What Can Discrimination Explain?

By Walter E.Williams

July 27, 2016 5 min read

A guiding principle for physicians is primum non nocere, the Latin expression for "first, do no harm." In order not to do harm, whether it's with medicine or with public policy, the first order of business is accurate diagnostics.

Racial discrimination is seen as the cause of many problems of black Americans. No one argues that racial discrimination does not exist or does not have effects. The relevant question, as far as policy and resource allocation are concerned, is: How much of what we see is caused by current racial discrimination?

From the late 1940s to the mid-1950s, black youth unemployment was slightly less than or equal to white youth unemployment. Today black youth unemployment is at least double that of white youth unemployment. Would anyone try to explain the difference with the argument that there was less racial discrimination during the '40s and '50s than today?

Some argue that it is the "legacy of slavery" and societal racism that now explain the social pathology in many black neighborhoods. Today's black illegitimacy rate is about 73 percent. When I was a youngster, during the 1940s, illegitimacy was around 15 percent. In the same period, about 80 percent of black children were born inside marriage. In fact, historian Herbert Gutman, in an article titled "Persistent Myths about the Afro-American Family" in the Journal of Interdisciplinary History (Autumn 1975), reported the percentage of black two-parent families, depending on the city, ranged from 75 to 90 percent. Today only a little over 30 percent of black children are raised in two-parent households. The importance of these and other statistics showing greater stability and less pathology among blacks in earlier periods is that they put a lie to today's excuses. Namely, at a time when blacks were closer to slavery, faced far more discrimination, faced more poverty and had fewer opportunities, there was not the kind of social pathology and weak family structure we see today.

According to the National Assessment of Educational Progress, sometimes referred to as The Nation's Report Card, nationally, the average black 12th-grader's test scores are either basic or below basic in reading, writing, math and science. "Below basic" is the score received when a student is unable to demonstrate even partial mastery of knowledge and skills fundamental for proficient work at his grade level. "Basic" indicates only partial mastery. Put another way, the average black 12th-grader has the academic achievement level of the average white seventh- or eighth-grader. In some cities, there's even a larger achievement gap.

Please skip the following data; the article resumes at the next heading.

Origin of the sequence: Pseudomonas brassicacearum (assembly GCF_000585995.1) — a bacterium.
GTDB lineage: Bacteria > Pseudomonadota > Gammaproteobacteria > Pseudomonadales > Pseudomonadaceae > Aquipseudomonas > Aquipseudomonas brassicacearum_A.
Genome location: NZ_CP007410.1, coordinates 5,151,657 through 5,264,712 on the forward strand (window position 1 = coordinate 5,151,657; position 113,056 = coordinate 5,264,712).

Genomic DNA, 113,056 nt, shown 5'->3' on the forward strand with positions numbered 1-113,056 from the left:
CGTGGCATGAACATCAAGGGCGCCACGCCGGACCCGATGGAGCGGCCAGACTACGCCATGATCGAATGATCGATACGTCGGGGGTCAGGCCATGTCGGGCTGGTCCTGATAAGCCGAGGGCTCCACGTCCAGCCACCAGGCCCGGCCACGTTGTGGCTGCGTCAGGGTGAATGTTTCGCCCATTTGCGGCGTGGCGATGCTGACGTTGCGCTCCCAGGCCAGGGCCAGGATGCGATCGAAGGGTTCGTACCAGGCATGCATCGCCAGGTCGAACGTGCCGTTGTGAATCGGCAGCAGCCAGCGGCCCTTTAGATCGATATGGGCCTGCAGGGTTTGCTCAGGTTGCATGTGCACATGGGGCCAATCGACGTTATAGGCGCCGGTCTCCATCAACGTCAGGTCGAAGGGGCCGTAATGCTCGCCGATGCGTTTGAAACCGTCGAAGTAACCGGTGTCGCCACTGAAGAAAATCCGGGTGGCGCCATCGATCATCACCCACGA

Is this a result of racial discrimination? Hardly. The cities where black academic achievement is the lowest are the very cities where Democrats have been in charge for decades and where blacks have been mayors, city councilors, superintendents, school principals and teachers. Plus, these cities have large educational budgets. I am not arguing a causal relationship between black political control and poor performance. I am arguing that one would be hard put to blame the academic rot on racial discrimination. If the Ku Klux Klan wanted to destroy black academic achievement, it could not find a better means for doing so than encouraging the educational status quo in most cities.

Intellectuals and political hustlers who blame the plight of so many blacks on poverty, racial discrimination and the "legacy of slavery" are complicit in the socio-economic and moral decay. But one can earn money, prestige and power in the victimhood game. As Booker T. Washington long ago observed, "there is another class of coloured people who make a business of keeping the troubles, the wrongs, and the hardships of the Negro race before the public. Having learned that they are able to make a living out of their troubles, they have grown into the settled habit of advertising their wrongs — partly because they want sympathy and partly because it pays. Some of these people do not want the Negro to lose his grievances, because they do not want to lose their jobs."

Walter E. Williams is a professor of economics at George Mason University. To find out more about Walter E. Williams and read features by other Creators Syndicate writers and cartoonists, visit the Creators Syndicate webpage at www.creators.com.

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